- Content- John Skipper, Executive Vice President - oversees content in all forms for all ESPN and ABC sports television, radio, Internet, publishing, wireless, broadband and enterprise operations.
- Technology- Chuck Pagano, Executive Vice President - responsible for all technology sectors within ESPN, ensuring ESPN's efficient utilization and development of technology.
- Sales and Marketing- Sean Bratches, Executive Vice President - oversees all affiliate and advertising sales, research, marketing, and special events. This brings into one division ESPN's two primary revenue streams, affiliate and advertising sales, supported by marketing, research, and client support services.
- International- Russell Wolff, Executive Vice President and Managing Director - leads initiatives around the world increasing the financial success of ESPN's international operations.
- Finance- Christine Driessen, Executive Vice President and Chief Financial Officer - oversees all financial operations including financial and program planning, strategic development, and office of the controller.
- Administration- Ed Durso, Executive Vice President - oversees legal and government affairs, communications, facilities, human resources, and security.
- National Football League - ESPN currently hold rights to Monday Night Football and is working on procuring rights to stream Monday Night Football.
- Microsoft- ESPN has an exclusive partnership with Microsoft to stream ESPN content to XBOX systems via the online service XBOX Live.
- ABC- ESPN on ABC supplanted ABC Sports in 2006.
- Time Warner Cable - Disney recently renewed a deal with Time Warner Cable for continued access to its cable channels as well as access to streaming broadband capabilities for its websites, including ESPN3.com, which focuses on live events. Time Warner Cable's Disney Properties represent 28% of its total programming outlays, "the most of any programmer."
- Verizon FiOS- Disney also recently agreed to a similar deal for all FiOS subscribers with the added ESPN Goal Line, which focuses on college football.
Monday Night Football
Monday Night Football is a show that airs on Mondays and shows one of the games that is playing that night. Kickoff time is at 8:30 and the games usually last around three hours. The game is enhanced by the commentary of Jon Gruden, Mike Tirico and Ron Jaworski. Throughout the game, instant replay and slow motion is used to help the viewer fully understand what happened and why certain calls have been made.
From 1970 to 2005 Monday Night Football aired on ABC, however, it was moved to ESPN. ESPN and ABC are both owned by Disney so the change made sense to most people with knowledge of the industry. One of the main reasons for this change was because ABC revenues from the show were not doing as well as they could have been and despite their best efforts, ABC could not get them back up. The target audience of Monday Night Football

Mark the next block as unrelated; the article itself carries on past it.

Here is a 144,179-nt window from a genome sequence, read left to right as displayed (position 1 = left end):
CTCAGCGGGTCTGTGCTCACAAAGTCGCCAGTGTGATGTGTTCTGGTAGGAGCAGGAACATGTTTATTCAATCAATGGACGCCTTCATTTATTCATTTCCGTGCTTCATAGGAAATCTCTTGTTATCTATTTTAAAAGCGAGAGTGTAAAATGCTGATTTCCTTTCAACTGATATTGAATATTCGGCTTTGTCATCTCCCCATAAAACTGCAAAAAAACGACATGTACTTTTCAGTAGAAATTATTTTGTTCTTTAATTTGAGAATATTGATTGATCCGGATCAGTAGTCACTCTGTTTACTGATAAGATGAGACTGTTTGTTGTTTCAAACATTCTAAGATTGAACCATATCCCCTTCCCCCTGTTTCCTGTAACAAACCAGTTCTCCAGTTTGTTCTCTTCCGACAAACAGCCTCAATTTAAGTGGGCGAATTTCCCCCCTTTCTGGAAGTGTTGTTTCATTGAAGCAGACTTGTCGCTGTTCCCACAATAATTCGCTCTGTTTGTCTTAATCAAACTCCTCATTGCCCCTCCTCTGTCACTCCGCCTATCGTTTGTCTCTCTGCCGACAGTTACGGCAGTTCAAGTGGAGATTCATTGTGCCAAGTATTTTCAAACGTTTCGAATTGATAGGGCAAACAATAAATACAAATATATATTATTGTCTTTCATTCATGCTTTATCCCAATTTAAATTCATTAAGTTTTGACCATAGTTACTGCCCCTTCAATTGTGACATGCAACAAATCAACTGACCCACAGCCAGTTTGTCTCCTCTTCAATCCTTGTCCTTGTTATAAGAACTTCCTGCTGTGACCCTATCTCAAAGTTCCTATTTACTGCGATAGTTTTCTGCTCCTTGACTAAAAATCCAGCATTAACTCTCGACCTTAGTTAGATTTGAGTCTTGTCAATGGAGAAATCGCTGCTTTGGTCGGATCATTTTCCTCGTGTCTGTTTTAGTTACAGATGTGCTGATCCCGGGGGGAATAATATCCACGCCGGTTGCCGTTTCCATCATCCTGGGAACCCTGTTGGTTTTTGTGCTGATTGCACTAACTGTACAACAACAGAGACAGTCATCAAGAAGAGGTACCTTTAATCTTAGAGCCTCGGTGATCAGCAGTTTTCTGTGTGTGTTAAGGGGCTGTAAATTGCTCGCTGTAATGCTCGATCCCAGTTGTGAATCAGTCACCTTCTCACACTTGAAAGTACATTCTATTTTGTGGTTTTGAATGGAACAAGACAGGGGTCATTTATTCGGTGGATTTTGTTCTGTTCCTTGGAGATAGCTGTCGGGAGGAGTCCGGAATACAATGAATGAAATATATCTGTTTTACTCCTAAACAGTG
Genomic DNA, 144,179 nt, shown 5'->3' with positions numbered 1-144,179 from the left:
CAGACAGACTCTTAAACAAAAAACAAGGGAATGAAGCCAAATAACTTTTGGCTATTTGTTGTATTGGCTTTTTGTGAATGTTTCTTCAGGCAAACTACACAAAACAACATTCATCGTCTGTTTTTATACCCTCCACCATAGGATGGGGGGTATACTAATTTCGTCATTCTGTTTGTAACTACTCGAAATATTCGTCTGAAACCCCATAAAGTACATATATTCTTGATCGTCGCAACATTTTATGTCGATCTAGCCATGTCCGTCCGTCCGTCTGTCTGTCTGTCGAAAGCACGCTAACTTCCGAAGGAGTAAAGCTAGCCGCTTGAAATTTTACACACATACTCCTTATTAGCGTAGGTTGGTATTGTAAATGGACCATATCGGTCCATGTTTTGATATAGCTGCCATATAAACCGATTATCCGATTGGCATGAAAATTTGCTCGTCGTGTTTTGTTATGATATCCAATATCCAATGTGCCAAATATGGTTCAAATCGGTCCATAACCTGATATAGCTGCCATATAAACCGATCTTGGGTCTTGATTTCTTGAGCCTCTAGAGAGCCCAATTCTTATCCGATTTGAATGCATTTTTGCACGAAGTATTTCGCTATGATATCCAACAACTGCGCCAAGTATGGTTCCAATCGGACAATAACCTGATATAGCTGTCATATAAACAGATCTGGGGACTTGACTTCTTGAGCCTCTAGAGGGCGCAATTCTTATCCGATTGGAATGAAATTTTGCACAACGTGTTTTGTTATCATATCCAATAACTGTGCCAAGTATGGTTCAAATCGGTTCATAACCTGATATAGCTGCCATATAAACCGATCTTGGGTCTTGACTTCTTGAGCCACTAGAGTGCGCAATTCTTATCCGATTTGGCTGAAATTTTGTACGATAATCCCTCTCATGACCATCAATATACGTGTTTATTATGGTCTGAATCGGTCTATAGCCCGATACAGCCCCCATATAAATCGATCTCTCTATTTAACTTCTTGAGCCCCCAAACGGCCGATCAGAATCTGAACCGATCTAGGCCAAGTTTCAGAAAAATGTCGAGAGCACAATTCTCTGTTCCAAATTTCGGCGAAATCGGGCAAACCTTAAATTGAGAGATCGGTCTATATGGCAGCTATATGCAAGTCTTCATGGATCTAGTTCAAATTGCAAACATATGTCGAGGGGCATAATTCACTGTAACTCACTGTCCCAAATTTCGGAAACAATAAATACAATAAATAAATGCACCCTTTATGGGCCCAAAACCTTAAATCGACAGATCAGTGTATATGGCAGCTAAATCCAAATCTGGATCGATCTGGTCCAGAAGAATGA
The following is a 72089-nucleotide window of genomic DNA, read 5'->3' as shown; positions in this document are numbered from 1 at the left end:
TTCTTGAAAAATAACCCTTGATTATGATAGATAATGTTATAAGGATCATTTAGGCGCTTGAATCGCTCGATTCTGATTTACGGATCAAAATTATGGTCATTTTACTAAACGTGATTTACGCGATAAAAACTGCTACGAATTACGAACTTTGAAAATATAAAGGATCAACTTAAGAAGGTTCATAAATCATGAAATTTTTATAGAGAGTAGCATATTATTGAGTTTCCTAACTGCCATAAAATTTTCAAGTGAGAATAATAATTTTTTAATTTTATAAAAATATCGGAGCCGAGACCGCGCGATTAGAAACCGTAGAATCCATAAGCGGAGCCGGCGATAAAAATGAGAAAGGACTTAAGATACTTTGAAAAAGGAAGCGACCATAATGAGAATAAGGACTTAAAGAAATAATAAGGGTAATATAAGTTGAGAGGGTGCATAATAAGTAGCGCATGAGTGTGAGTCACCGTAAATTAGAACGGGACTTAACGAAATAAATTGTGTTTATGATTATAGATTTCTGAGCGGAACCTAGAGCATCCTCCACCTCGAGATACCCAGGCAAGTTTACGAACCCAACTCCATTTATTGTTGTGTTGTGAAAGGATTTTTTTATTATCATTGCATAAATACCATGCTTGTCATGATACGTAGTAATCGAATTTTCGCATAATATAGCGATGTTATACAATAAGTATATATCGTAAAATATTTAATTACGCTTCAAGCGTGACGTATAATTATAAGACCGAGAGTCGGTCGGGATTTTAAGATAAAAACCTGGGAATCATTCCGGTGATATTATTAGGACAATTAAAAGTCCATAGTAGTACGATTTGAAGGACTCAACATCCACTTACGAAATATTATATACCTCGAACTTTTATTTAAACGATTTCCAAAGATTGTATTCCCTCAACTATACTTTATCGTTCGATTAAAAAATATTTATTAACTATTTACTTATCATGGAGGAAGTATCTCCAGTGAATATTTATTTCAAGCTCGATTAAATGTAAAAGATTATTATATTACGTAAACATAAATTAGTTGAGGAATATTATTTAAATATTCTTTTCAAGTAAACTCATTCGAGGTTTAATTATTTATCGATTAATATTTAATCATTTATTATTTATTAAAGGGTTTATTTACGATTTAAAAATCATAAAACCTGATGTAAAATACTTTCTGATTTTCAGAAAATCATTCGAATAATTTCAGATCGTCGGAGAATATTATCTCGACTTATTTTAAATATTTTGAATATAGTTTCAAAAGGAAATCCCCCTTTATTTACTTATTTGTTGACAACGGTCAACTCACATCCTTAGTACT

The schedule is made in April, therefore the game that airs is not necessarily the most important, or highly anticipated, game of the week. Throughout the years, however, this program has stayed on the top of the ratings and sports fans are keeping it there. Football has become the new American pastime and although not everyone plays it, the vast majority does enjoy watching it. ESPN has capitalized on this and promotes Monday Night Football during their other shows, such as SportsCenter.
Since some local channels are ABC/ESPN affiliates, there are some problems with the broadcasting of Monday Night Football and Dancing With the Stars since they both air live and at the same time. However, this is not a constant or national problem. In addition, since the length of the game is always unknown, it is hard to schedule a show for directly afterwards, as the amount of time left in the time segment could be awkward.
History of SportsCenter
''SportsCenter is ESPN’s daily sports news program. SportsCenter airs throughout the day on ESPN, replaying the day’s scores and sports highlights. The show first aired in 1979 and was the first program to air on ESPN, and since then it has aired over 30,000 times. It was conceived by executive producer John Walsh, and apparently, on the first episode, co-anchor Lee Leonard said, “If you're a fan, what you will see in the next minutes, hours, and days to follow may convince you that you've gone to sports heaven." This demonstrates how SportsCenter was an innovative show at this time, when a news style program completely devoted to sports was unheard of. Sportscenter is filmed in HDTV studios in Bristol, CT (the original site of the ESPN studios) and also in Los Angeles.
The Style ofSportsCenter
In the late 1980s executive producer John Walsh adopted a “newspaper style” for SportsCenter, meaning that the show began covering events in order of importance, rather than focusing simply on a specific sport. This also resulted in a more fragmented format of the show or "segments."
SportsCenter is divided into segments and new segments are constantly being added depending on the season or changes in sports, etc. Some of the segments are Top Ten (best ten plays of the day, week, year, etc depending), Sunday Conversation (airing on Sundays, an interview with an athlete, coach, or someone involved in sports), Budweiser Hot Seat (a celebrity (sports related or not) will be asked to take on opinion on an athletic issue).
In what can be seen as an attempt to appeal to a wider audience and range of viewers, SportsCenter does not just highlight or feature athletes or those involved in sports. For example, comedian Will Ferrell was featured on the Sunday Conversation segment, and he was interviewed about sports, but he took a much more comedic tone in the interview. He offered the sportscaster some new taglines like “Holy Tornado!” or “Goodnight Doctor!"
Also,SportsCenter’s ad campaign “This is SportsCenter” does not solely use sports and athletics to promote the program. They use humor, timely social issues (climate change, for example), or celebrities to help promote their show in these seemingly irrelevant advertisements. For example, there is one advertisement that takes place in the ESPN cafeteria and Arnold Palmer walks up to the drink dispensers and calmly mixes lemonade and iced-tea while some ESPN executives look on in awe. As Palmer walks away one whispers, “That was awesome.” This sort of ad, though still related to sports, is not using sports to highlight the program and entice viewers. Instead, it uses humor to try to convince viewers to watch the show, adopting a sort of “sports can be funny, too” mentality, which is seen in the Sunday Conversation segment with Ferrell.